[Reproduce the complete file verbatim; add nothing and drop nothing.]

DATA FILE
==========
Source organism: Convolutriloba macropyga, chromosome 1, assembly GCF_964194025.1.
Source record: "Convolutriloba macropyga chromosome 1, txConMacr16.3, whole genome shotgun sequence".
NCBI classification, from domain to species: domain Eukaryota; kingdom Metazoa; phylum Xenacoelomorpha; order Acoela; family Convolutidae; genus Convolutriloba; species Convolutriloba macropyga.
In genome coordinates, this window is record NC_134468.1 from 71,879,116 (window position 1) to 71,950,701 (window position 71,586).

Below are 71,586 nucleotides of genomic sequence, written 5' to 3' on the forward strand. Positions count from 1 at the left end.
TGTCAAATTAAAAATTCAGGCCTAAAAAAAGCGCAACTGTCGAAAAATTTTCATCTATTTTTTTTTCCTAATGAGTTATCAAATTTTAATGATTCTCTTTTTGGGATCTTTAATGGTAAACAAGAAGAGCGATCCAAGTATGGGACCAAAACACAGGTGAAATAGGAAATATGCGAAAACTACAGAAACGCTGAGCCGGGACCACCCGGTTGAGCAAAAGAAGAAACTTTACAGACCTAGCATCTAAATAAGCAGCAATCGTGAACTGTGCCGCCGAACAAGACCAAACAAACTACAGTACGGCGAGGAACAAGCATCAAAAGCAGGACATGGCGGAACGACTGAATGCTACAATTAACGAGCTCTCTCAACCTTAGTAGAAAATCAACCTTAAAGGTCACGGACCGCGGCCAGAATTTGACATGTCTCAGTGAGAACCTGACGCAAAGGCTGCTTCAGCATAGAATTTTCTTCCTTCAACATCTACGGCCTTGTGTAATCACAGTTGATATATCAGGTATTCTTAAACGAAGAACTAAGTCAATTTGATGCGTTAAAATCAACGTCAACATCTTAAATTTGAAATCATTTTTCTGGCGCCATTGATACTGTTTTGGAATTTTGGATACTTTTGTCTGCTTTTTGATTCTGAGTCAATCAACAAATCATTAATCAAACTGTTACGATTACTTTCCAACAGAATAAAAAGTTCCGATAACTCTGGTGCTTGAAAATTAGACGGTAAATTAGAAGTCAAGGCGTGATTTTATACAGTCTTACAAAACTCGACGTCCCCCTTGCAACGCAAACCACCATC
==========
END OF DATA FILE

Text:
Source organism: Convolutriloba macropyga, chromosome 1, assembly GCF_964194025.1.
Source record: "Convolutriloba macropyga chromosome 1, txConMacr16.3, whole genome shotgun sequence".
NCBI classification, from domain to species: domain Eukaryota; kingdom Metazoa; phylum Xenacoelomorpha; order Acoela; family Convolutidae; genus Convolutriloba; species Convolutriloba macropyga.
In genome coordinates, this window is record NC_134468.1 from 71,879,116 (window position 1) to 71,950,701 (window position 71,586).

Below are 71,586 nucleotides of genomic sequence, written 5' to 3' on the forward strand. Positions count from 1 at the left end.
TGTCAAATTAAAAATTCAGGCCTAAAAAAAGCGCAACTGTCGAAAAATTTTCATCTATTTTTTTTTCCTAATGAGTTATCAAATTTTAATGATTCTCTTTTTGGGATCTTTAATGGTAAACAAGAAGAGCGATCCAAGTATGGGACCAAAACACAGGTGAAATAGGAAATATGCGAAAACTACAGAAACGCTGAGCCGGGACCACCCGGTTGAGCAAAAGAAGAAACTTTACAGACCTAGCATCTAAATAAGCAGCAATCGTGAACTGTGCCGCCGAACAAGACCAAACAAACTACAGTACGGCGAGGAACAAGCATCAAAAGCAGGACATGGCGGAACGACTGAATGCTACAATTAACGAGCTCTCTCAACCTTAGTAGAAAATCAACCTTAAAGGTCACGGACCGCGGCCAGAATTTGACATGTCTCAGTGAGAACCTGACGCAAAGGCTGCTTCAGCATAGAATTTTCTTCCTTCAACATCTACGGCCTTGTGTAATCACAGTTGATATATCAGGTATTCTTAAACGAAGAACTAAGTCAATTTGATGCGTTAAAATCAACGTCAACATCTTAAATTTGAAATCATTTTTCTGGCGCCATTGATACTGTTTTGGAATTTTGGATACTTTTGTCTGCTTTTTGATTCTGAGTCAATCAACAAATCATTAATCAAACTGTTACGATTACTTTCCAACAGAATAAAAAGTTCCGATAACTCTGGTGCTTGAAAATTAGACGGTAAATTAGAAGTCAAGGCGTGATTTTATACAGTCTTACAAAACTCGACGTCCCCCTTGCAACGCAAACCACCATC